A senior police department lieutenant in Washington, DC was indicted by a federal grand jury on Friday morning for alleged obstruction of justice and making false statements about his relationship with Enrique Tarrio, longtime leader of the far-right Proud Boys.
The indictment, which was filed in US District Court in Washington, alleges that Lieutenant Shane Lamond and Tarrio exchanged hundreds of messages as Lamond helped Tarrio understand the police investigation into his group, particularly around the time of the rioting in Washington Capitol on January 6th. 2021
Lamond could not be immediately reached for comment and federal court filings have not yet revealed who will represent him in court.
On the news, Lamond openly expressed his support for the Proud Boys.
“Obviously I can’t say it officially, but I personally support you all and don’t want your group’s name or reputation to be tarnished,” Lamond reportedly texted on Jan. 8, just two days after the riot try on Tarrio.
Four Proud Boys leaders, including Tarrio, were convicted earlier this month on seditious conspiracy and other charges over their role on Jan. 6.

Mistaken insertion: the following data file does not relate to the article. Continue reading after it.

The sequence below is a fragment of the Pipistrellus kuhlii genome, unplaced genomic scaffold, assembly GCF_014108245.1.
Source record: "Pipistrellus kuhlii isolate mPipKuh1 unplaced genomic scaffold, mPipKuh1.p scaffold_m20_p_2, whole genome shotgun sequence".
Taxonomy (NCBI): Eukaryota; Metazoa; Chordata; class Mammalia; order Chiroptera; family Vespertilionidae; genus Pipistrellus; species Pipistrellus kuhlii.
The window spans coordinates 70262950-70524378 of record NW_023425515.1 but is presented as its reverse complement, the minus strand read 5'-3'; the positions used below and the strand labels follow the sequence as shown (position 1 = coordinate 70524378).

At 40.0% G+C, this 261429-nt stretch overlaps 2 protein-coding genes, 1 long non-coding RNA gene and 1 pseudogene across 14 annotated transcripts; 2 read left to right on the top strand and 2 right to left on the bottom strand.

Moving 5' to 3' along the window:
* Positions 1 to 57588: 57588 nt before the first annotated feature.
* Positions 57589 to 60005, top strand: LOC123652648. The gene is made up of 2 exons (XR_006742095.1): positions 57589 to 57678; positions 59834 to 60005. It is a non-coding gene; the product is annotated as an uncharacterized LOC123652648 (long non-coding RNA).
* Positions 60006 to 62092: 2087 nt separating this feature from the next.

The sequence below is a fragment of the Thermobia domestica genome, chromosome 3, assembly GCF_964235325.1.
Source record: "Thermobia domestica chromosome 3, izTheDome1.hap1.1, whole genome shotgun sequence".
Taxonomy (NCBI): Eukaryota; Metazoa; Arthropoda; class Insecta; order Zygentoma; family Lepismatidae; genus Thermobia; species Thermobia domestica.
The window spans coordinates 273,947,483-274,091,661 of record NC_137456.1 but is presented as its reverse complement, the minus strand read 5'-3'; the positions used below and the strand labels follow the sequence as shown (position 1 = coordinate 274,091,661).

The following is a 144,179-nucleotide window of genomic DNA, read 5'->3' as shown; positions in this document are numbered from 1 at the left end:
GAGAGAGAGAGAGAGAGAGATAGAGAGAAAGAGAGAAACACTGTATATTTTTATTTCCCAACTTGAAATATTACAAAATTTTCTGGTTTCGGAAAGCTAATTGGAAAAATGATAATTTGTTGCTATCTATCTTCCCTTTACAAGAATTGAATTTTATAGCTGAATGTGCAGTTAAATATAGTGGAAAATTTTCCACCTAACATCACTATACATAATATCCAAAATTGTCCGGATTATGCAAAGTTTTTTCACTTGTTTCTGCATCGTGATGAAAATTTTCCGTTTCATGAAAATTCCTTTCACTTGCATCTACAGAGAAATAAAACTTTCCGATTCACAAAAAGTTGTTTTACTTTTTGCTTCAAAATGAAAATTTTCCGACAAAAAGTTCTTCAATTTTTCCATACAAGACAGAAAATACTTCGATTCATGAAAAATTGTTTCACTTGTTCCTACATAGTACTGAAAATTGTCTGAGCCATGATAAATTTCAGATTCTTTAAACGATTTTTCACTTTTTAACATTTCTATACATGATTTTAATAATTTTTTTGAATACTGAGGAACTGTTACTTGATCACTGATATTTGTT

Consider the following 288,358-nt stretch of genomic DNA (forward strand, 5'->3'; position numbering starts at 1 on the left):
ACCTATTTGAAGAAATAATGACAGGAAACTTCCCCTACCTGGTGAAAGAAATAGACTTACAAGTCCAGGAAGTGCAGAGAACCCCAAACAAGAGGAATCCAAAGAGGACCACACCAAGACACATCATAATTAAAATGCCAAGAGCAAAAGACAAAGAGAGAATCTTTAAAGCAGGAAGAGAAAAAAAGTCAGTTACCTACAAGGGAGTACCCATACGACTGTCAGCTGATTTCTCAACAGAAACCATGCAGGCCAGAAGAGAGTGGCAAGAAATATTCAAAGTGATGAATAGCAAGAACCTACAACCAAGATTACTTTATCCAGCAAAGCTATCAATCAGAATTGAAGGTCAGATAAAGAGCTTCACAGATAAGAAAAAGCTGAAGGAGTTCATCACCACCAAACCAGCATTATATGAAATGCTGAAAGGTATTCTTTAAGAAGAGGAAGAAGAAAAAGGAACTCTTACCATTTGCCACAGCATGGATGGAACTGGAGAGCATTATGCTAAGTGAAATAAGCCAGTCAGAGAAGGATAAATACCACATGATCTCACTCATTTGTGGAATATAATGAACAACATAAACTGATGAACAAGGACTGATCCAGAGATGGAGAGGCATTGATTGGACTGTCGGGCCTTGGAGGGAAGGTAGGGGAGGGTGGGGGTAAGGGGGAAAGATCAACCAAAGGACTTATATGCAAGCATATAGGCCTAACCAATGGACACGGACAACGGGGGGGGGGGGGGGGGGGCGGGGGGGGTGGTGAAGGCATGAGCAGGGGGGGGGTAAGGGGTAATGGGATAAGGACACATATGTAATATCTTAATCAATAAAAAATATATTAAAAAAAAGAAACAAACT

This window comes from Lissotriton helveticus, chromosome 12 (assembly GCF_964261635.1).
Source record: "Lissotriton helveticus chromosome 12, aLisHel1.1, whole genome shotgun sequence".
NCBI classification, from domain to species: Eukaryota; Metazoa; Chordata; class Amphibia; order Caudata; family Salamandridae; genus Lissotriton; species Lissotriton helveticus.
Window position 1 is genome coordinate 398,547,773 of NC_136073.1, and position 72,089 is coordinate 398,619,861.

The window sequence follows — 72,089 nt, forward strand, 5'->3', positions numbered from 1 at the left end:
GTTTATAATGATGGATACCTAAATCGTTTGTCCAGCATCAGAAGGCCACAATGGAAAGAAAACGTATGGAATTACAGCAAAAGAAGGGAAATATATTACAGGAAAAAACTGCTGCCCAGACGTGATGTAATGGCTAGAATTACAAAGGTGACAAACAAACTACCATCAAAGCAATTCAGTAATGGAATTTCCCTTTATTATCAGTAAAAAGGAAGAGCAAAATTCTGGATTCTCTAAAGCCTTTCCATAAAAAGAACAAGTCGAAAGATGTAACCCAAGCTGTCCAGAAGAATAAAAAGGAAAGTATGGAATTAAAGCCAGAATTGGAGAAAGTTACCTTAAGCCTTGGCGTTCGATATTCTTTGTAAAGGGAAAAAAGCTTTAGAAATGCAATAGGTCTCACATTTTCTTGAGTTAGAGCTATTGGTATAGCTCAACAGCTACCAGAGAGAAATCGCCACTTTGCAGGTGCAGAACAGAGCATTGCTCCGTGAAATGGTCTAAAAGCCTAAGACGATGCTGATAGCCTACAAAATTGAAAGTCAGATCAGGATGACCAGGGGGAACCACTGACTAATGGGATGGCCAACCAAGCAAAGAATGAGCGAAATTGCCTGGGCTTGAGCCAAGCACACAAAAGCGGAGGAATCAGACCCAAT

Lamond played a crucial role in the city’s police department – overseeing the gathering of information about upcoming protest activities in the city. The indictment alleges that since July 2019, Lamond and Tarrio have been in frequent contact for nearly two years, exchanging at least 500 messages, some on encrypted platforms, while Lamond shared information about the MPD’s investigation into the Proud Boys.
On Nov. 7, the day after the 2020 presidential election, Lamond reportedly texted Tarrio, “Hey bro, sad sad news today. Anybody got plans?” Tarrio replied, “Yes.” Later that day will the indictment alleges that Lamond alerted Tarrio that law enforcement was monitoring the Proud Boys’ social media accounts and that they needed to switch to communicating through an encrypted platform.
The indictment alleges that Lamond gave Tarrio information about a police investigation into the burning of a Black Lives Matter banner in Washington the following month and an investigation into the January 6 riot attempt. Additionally, Lamond was accused of lying to federal authorities investigating his relationship with Tarrio.
At their recent inflammatory conspiracy trial, Tarrio and other Proud Boys leaders – Ethan Nordean, Joseph Biggs, Zachary Rehl and Dominic Pezzola – wanted to highlight Tarrio’s relationship with Lamond as evidence that their activities were being sanctioned by local authorities.
Lamond invoked his Fifth Amendment right not to incriminate himself during the trial, and prosecutors indicated he could face indictment soon.